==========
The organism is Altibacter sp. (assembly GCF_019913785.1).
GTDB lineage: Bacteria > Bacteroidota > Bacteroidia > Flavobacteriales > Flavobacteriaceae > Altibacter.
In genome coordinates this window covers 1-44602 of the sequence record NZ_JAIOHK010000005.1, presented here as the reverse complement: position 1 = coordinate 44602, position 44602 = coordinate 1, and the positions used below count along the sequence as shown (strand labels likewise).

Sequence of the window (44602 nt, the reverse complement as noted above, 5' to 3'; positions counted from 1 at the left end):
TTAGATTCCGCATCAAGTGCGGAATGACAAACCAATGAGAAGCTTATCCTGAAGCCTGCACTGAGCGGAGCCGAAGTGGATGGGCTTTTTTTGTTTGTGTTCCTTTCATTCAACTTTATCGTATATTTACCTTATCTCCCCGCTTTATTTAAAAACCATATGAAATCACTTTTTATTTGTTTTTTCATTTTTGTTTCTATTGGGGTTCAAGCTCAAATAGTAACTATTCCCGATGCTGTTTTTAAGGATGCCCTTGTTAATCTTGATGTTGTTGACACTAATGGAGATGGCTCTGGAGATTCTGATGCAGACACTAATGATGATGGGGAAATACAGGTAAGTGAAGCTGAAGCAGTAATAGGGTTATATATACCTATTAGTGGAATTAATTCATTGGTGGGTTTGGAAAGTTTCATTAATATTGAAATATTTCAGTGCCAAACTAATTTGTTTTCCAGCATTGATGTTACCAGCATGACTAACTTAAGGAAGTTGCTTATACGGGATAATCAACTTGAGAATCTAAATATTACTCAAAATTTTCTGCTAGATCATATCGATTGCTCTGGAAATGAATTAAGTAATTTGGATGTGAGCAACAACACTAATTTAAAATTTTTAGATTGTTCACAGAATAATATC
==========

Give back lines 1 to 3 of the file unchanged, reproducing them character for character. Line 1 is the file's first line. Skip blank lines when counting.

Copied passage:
The organism is Altibacter sp. (assembly GCF_019913785.1).
GTDB lineage: Bacteria > Bacteroidota > Bacteroidia > Flavobacteriales > Flavobacteriaceae > Altibacter.
In genome coordinates this window covers 1-44602 of the sequence record NZ_JAIOHK010000005.1, presented here as the reverse complement: position 1 = coordinate 44602, position 44602 = coordinate 1, and the positions used below count along the sequence as shown (strand labels likewise).